Discussions of energy security, originally on the agenda for last week’s Group of Eight (G8) summit in St. Petersburg, were largely sidelined at the meeting as world leaders turned their attention to the worsening situation in the Middle East.
Indian Prime Minister Manmohan Singh and the All Parties Hurriyat Conference, an umbrella alliance of nearly two dozen political separatist groups, have agreed to carry out a continuous dialogue to discuss solutions to Kashmir dispute.
In an effort to promote bilateral trade and strengthen mutual confidence-building, India and Pakistan agreed to launch a truck service across the “Line of Control” in Kashmir in July, linking the cities of Muzaffarabad and Srinagar route, and to start a second cross-Kashmir bus service in June, connecting the cities of Rawalakot and Poonch.
Distrust between Sri Lanka’s main conflict parties has reached such intensity that planned talks in Oslo, Norway, to ensure the safety of Scandinavian ceasefire monitors collapsed before they even started.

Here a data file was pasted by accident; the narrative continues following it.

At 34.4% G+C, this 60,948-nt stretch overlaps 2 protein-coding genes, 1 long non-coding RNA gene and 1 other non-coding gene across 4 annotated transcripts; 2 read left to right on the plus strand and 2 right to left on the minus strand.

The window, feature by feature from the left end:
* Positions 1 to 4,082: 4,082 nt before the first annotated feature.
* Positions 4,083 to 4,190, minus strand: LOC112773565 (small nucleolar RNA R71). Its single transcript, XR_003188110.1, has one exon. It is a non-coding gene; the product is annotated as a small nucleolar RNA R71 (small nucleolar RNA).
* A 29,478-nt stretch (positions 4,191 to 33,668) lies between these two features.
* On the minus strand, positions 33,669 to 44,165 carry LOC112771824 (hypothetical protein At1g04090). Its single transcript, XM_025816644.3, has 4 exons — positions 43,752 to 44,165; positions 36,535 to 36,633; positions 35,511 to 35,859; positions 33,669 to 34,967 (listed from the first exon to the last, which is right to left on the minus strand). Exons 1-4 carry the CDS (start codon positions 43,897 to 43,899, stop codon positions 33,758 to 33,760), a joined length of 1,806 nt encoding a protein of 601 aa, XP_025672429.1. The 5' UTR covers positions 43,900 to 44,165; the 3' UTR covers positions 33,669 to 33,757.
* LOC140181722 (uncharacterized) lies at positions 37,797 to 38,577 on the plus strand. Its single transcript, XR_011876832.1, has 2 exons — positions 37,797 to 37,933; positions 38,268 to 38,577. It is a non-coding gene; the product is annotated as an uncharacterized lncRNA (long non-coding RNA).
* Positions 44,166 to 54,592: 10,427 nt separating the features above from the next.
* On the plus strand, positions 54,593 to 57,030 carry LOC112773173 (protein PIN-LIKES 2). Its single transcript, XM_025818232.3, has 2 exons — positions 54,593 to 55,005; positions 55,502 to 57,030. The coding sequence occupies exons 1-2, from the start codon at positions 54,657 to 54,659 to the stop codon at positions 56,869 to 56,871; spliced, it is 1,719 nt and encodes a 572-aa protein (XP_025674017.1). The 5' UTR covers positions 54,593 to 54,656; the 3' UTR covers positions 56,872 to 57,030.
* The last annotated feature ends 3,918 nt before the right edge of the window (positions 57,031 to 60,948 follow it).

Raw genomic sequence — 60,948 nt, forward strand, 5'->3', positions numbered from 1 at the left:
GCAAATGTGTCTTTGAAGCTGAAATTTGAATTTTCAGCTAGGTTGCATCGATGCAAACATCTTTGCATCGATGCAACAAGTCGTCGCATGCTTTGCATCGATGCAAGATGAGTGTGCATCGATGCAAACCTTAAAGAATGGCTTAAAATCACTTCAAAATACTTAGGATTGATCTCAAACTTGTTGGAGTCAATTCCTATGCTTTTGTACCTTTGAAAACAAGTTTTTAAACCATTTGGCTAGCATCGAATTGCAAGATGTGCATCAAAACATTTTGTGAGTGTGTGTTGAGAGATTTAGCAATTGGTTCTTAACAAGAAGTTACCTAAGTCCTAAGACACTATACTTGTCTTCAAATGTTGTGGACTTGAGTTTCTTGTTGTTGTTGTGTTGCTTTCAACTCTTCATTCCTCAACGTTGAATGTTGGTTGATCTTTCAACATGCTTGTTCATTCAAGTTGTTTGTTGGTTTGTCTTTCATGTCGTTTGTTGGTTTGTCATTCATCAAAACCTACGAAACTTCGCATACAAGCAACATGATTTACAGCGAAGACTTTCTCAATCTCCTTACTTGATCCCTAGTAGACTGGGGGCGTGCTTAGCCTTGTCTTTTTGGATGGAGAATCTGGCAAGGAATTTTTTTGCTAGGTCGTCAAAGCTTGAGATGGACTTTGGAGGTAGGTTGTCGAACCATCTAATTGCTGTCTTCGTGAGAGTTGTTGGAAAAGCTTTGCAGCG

A water network (including tube well, water pipes, reservoir, and pumps) constructed by UNICEF will supply 250,000 gallons of water per day and benefit up to 30,000 people in the earthquake-affected zone in Mansehra district.
Despite hopes for a breakthrough through humanitarian collaboration, the 8 October 2005 earthquake with its epicenter in the Pakistan-controlled portion of Kashmir has failed to dissipate India and Pakistan’s mutual mistrust.
The emergency phase of the relief operation is winding down, but some 99 camps with 55,000 inhabitants still remain open. UNHCR and the International Organization for Migration are facilitating the return, providing medical screening and transport.
In mid-June, President Bush signed H.R. 4939. Called the "Emergency Supplemental Appropriations Act for Defense, the Global War on Terror, and Hurricane Recovery, 2006," the bill provides about $95 billion in funding.